Am I alone in finding awards ceremonies deathly dull? It would seem so. I really couldn't give a toss who won what, who thanked God or who cried at the podium. I know that's dreadfully mean-spirited of me: after all, these are my (intended) colleagues one day but for me, the very idea that a film is "good enough" for an award means it invariably isn't in my view and I suddenly lose interest. I never watched CRASH or BROKEBACK MOUNTAIN: why? Because everyone raved about them. I suppose it's the sad, disaffected teen in me that I haven't yet grown out of: everyone else likes it, so I won't. I also always feel a certain gless whenever I'm proved right: I love CHILDREN OF MEN - did it win anything? No? Then it's TOO GOOD for it, hah! Why join the ranks of pap like MONSTERS BALL or GLADIATOR when you can be the IN THE BEDROOMs or even THE ICE STORMs? No, 'tis far, far better to be snubbed. Or at least it is in my tiny mind, so when I never even get nominated, let alone win anything, I can just tell myself it's because I'm TOO GOOD! :P
Okay, rant over.
Today children, I'm going to talk about story. Are you sitting comfortably? ; )
Simple, yet complex is the name of the game when it comes to feature film. I call this approach Simplex. Yes, it's a paradox, but it can be done. Let me explain.
When drafts come through BANG2WRITE the very first thing that is often wrong with them is story. In that, I don't know what it is. Now writers may be completely flummoxed by this assertion and I sympathise: I'm always reminded of a time I attempted to write a creature movie without a creature (I kid you not: I was so revolutionary! Naahht) and coverage came back from The First Film Foundation that said, basically, WHAT THE BLOODY HELL IS GOING ON HERE?? There was much wailing and gnashing of teeth by moi and I put the script aside for approximately six months while I concentrated on something else.
So I re-read the script later and you've guessed it, my first thought...
...WHAT THE BLOODY HELL IS GOING ON HERE??
It's perfectly possible to write a story of 90 even 120 pages that makes no sense. I've done it, you've probably done it, we'll all no doubt do it again: this is my coined phrase, the WTF? Draft. And let's face it, it's far better to write a WTF? Draft than one that's dull and predictable. There's a certain essence to WTF? drafts that are enthusiastic, alive, fun - as long as you can capture the seed of what makes them enthusiastic, alive and fun and make it coherent, you're laughing. Far harder to breathe life into something pedestrian. Yuk.
So, simple yet complex. Simplex. Let's look at a fave franchise of mine, The Terminator Trilogy (hah, you thought I'd say ALIEN! WRONG! Now a certain amount of you are beginning to realise why I hate awards ceremonies...Yes?!)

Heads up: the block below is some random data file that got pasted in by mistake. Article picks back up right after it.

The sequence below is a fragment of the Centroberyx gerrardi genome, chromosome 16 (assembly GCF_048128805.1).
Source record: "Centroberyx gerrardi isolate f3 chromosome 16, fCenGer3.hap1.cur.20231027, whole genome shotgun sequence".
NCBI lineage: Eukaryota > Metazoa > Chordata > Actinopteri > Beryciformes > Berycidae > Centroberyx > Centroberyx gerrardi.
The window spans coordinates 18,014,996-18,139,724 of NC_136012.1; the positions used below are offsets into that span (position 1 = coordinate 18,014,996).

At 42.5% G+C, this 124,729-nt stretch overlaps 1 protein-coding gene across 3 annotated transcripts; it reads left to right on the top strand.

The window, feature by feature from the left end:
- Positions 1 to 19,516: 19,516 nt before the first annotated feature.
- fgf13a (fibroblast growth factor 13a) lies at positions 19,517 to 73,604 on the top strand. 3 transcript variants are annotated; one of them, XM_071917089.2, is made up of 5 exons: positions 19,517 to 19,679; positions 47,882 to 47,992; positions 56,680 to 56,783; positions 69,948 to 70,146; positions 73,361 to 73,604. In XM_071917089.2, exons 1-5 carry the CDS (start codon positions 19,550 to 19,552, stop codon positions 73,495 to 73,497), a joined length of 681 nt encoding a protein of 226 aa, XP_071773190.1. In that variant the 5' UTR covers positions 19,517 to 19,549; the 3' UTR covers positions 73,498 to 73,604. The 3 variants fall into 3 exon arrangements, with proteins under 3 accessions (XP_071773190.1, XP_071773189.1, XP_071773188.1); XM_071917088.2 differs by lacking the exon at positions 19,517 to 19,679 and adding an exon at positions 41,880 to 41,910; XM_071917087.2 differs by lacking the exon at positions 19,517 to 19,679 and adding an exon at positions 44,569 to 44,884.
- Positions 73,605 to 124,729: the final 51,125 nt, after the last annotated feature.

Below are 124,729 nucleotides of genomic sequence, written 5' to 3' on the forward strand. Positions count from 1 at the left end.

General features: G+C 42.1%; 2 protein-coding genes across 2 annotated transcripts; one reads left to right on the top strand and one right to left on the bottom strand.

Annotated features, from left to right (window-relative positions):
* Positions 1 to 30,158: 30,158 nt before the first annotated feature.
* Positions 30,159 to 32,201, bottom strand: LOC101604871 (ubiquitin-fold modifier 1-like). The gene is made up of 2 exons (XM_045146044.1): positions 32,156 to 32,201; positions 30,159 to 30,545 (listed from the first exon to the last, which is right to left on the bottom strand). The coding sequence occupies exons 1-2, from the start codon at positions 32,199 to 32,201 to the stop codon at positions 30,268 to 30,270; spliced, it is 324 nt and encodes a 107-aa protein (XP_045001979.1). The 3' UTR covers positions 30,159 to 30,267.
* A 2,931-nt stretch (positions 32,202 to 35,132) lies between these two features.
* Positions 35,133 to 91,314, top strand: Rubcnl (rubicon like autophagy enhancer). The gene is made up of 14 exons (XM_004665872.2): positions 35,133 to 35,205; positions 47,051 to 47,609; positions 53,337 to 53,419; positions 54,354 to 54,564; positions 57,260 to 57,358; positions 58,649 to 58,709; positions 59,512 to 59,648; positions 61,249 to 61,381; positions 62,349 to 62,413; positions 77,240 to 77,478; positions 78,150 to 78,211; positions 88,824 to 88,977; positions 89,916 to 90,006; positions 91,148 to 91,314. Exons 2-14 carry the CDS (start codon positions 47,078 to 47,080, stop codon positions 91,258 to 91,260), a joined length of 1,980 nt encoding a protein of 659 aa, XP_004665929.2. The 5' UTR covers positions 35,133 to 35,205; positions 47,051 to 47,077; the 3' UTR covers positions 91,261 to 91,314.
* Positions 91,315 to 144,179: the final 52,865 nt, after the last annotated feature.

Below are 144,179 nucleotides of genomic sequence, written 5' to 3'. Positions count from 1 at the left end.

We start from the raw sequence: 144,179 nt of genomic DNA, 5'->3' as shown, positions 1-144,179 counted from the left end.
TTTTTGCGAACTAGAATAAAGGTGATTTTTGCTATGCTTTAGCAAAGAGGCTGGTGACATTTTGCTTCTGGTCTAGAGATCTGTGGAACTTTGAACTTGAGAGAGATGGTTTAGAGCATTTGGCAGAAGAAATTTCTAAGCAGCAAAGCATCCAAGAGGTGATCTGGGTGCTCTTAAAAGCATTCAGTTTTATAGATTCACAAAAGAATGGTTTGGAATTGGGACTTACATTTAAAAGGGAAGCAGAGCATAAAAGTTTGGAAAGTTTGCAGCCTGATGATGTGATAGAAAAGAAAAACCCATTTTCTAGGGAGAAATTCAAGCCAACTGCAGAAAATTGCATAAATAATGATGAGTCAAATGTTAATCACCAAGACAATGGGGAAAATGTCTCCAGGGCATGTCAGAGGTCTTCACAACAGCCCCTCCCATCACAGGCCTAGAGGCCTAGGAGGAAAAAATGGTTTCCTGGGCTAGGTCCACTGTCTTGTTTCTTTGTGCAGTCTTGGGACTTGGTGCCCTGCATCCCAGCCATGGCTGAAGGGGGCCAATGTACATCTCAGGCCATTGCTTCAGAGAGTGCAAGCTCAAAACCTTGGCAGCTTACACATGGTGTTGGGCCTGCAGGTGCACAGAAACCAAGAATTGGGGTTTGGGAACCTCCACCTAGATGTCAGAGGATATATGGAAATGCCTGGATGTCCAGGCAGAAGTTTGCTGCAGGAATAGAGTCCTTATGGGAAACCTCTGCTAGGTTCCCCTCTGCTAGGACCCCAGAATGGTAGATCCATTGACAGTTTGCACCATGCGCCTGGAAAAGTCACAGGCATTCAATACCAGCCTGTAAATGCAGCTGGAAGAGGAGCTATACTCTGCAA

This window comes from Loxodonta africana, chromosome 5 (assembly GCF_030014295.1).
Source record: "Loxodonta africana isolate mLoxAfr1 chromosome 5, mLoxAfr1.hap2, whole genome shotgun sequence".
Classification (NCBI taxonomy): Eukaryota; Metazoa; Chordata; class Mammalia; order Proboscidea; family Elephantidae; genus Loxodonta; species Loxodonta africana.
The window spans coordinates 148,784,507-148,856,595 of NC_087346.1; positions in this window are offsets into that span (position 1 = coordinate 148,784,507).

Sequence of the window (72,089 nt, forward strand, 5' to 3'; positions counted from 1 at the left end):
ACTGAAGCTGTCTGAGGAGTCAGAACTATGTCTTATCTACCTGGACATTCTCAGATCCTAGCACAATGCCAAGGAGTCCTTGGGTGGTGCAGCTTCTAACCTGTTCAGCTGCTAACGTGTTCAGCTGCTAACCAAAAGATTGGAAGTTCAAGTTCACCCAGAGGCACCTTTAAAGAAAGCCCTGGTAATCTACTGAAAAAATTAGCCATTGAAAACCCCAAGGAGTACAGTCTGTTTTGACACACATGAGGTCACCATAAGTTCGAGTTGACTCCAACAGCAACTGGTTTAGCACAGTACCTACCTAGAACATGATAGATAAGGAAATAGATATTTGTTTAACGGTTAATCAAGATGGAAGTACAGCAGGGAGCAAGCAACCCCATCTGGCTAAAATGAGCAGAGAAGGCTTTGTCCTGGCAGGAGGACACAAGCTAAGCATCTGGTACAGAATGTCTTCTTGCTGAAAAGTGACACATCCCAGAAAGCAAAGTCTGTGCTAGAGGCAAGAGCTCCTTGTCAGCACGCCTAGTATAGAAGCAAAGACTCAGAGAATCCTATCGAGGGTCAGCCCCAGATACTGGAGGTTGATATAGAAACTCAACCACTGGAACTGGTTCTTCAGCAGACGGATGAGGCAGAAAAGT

The story behind TERMINATOR is very simple. Cyber guy comes back from future to kill mother of the child before he's even born who will go on to save the human race.
Again, the story behind TERMINATOR 2: JUDGEMENT DAY is very simple: more advanced cyber guy comes back from future to kill mother of the child AND the child who will save the human race, only cyber guy from first movie helps them get away.
TERMINATOR 3: RISE OF THE MACHINES: more of the same, except original cyber guy is now almost obselete, the mother is dead, the kid is grown up and the advanced cyber guy is a cyber woman and obsolete cyber guy has to save the pre-destined wife of original saviour kid as well. Phew.
As you can see, it gets more complicated, but that's okay: we have the original film as reference. There's something to be learned here - add mega detail as you go along, maybe? Or, if you want to introduce multiple strands - like kids, babies, wives, dead mothers - maybe you need multiple movies?
But anyway, I digress. The franchise is simple: Arnie comes back from the future three times, first to kill (by proxy in that first movie) and then to save, John Connor. Set up: he comes back, finds him. Conflict: he either tracks him or helps him get away. Resolution: they defeat the baddie, either Arnie or the other dudes depending which film it is, usually in some kind of factory or underground-type shelter. Woo hoo. Three for the price of one, yeah!
So what's complicated about it? In terms of structure, nothing. It's a very easy to understand set of chase movies, with plenty of explosions, shooting and the odd bit of stabbing with big metal spikes (gotta love those spikes).
No, what is complicated about it relates to the content. In other words, what we see in those pictures pictures PRODUCES QUESTIONS that are never fully answered and nor should they be. For example: is the future pre-destined? Can you change your fate? These ideas ride high in the story throughout all three films and though assertions are made - they "prevent" Judgement Day in T2 and realise they've "postponed" it in T3 for the sake of plotting - there is no definite conclusion. There are references to Chaos Theory throughout the whole franchise, but especially in T3 with the previous kiss in the den between Nick Stahl and Claire Danes' characters when they were kids ("If you hadn't come back then, I would have known her sooner!") which is the exact opposite to Pre-destination, yet still it works because there is no hard and fast ideology to what is being said here: is it pre-destination or chaos theory? Who the hell knows? Who cares? It ADDS to the experience.
So, Simplex: make your basic plot as simple as possible. Bring your complicated notions through character interreaction, dialogue, arena, motivations.
Easier said than done...